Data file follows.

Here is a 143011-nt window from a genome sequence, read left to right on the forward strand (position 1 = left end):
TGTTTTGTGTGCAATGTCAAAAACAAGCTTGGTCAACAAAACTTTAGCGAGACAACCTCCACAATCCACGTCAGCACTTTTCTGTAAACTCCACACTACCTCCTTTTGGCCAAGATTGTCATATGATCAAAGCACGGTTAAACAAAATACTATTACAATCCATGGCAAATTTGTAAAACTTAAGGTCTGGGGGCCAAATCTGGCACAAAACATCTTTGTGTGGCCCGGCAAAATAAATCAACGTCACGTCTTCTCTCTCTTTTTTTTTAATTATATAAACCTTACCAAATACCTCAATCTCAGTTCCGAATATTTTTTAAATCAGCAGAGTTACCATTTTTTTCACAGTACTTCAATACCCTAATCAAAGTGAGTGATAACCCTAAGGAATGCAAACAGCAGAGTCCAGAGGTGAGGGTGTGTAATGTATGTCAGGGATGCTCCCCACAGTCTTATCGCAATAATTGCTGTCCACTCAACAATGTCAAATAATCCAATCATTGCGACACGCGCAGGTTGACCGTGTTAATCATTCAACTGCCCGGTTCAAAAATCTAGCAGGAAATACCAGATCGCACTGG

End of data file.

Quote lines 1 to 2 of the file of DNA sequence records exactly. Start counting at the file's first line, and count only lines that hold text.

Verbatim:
Here is a 143011-nt window from a genome sequence, read left to right on the forward strand (position 1 = left end):
TGTTTTGTGTGCAATGTCAAAAACAAGCTTGGTCAACAAAACTTTAGCGAGACAACCTCCACAATCCACGTCAGCACTTTTCTGTAAACTCCACACTACCTCCTTTTGGCCAAGATTGTCATATGATCAAAGCACGGTTAAACAAAATACTATTACAATCCATGGCAAATTTGTAAAACTTAAGGTCTGGGGGCCAAATCTGGCACAAAACATCTTTGTGTGGCCCGGCAAAATAAATCAACGTCACGTCTTCTCTCTCTTTTTTTTTAATTATATAAACCTTACCAAATACCTCAATCTCAGTTCCGAATATTTTTTAAATCAGCAGAGTTACCATTTTTTTCACAGTACTTCAATACCCTAATCAAAGTGAGTGATAACCCTAAGGAATGCAAACAGCAGAGTCCAGAGGTGAGGGTGTGTAATGTATGTCAGGGATGCTCCCCACAGTCTTATCGCAATAATTGCTGTCCACTCAACAATGTCAAATAATCCAATCATTGCGACACGCGCAGGTTGACCGTGTTAATCATTCAACTGCCCGGTTCAAAAATCTAGCAGGAAATACCAGATCGCACTGG